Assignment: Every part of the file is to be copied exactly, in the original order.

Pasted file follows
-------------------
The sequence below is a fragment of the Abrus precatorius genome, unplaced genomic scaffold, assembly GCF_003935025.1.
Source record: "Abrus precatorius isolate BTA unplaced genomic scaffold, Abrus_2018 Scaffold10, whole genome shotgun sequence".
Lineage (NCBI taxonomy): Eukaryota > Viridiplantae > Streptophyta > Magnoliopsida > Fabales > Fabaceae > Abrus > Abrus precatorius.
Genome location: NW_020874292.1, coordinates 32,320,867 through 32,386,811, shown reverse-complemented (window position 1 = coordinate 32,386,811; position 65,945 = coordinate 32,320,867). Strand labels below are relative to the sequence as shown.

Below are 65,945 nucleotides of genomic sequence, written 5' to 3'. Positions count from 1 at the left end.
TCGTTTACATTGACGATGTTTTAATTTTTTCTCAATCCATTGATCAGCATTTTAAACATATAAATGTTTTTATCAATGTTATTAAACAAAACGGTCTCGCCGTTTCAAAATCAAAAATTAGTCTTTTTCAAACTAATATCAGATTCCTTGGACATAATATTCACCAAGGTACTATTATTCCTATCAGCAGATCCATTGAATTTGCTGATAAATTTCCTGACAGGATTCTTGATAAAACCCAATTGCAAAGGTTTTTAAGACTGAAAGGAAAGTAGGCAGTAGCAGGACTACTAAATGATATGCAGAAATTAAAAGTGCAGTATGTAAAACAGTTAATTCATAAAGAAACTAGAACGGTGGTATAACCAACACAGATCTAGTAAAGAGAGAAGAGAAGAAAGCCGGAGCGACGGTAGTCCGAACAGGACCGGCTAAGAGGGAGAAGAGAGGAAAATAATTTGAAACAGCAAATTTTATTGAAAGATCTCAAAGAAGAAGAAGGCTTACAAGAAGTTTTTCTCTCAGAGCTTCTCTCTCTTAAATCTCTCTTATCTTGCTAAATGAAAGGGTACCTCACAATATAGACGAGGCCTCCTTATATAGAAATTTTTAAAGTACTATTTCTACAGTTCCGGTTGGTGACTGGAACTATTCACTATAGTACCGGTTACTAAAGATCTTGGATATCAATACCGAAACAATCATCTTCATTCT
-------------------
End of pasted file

The sequence below is a fragment of the Abrus precatorius genome, unplaced genomic scaffold, assembly GCF_003935025.1.
Source record: "Abrus precatorius isolate BTA unplaced genomic scaffold, Abrus_2018 Scaffold10, whole genome shotgun sequence".
Lineage (NCBI taxonomy): Eukaryota > Viridiplantae > Streptophyta > Magnoliopsida > Fabales > Fabaceae > Abrus > Abrus precatorius.
Genome location: NW_020874292.1, coordinates 32,320,867 through 32,386,811, shown reverse-complemented (window position 1 = coordinate 32,386,811; position 65,945 = coordinate 32,320,867). Strand labels below are relative to the sequence as shown.

Below are 65,945 nucleotides of genomic sequence, written 5' to 3'. Positions count from 1 at the left end.
TCGTTTACATTGACGATGTTTTAATTTTTTCTCAATCCATTGATCAGCATTTTAAACATATAAATGTTTTTATCAATGTTATTAAACAAAACGGTCTCGCCGTTTCAAAATCAAAAATTAGTCTTTTTCAAACTAATATCAGATTCCTTGGACATAATATTCACCAAGGTACTATTATTCCTATCAGCAGATCCATTGAATTTGCTGATAAATTTCCTGACAGGATTCTTGATAAAACCCAATTGCAAAGGTTTTTAAGACTGAAAGGAAAGTAGGCAGTAGCAGGACTACTAAATGATATGCAGAAATTAAAAGTGCAGTATGTAAAACAGTTAATTCATAAAGAAACTAGAACGGTGGTATAACCAACACAGATCTAGTAAAGAGAGAAGAGAAGAAAGCCGGAGCGACGGTAGTCCGAACAGGACCGGCTAAGAGGGAGAAGAGAGGAAAATAATTTGAAACAGCAAATTTTATTGAAAGATCTCAAAGAAGAAGAAGGCTTACAAGAAGTTTTTCTCTCAGAGCTTCTCTCTCTTAAATCTCTCTTATCTTGCTAAATGAAAGGGTACCTCACAATATAGACGAGGCCTCCTTATATAGAAATTTTTAAAGTACTATTTCTACAGTTCCGGTTGGTGACTGGAACTATTCACTATAGTACCGGTTACTAAAGATCTTGGATATCAATACCGAAACAATCATCTTCATTCT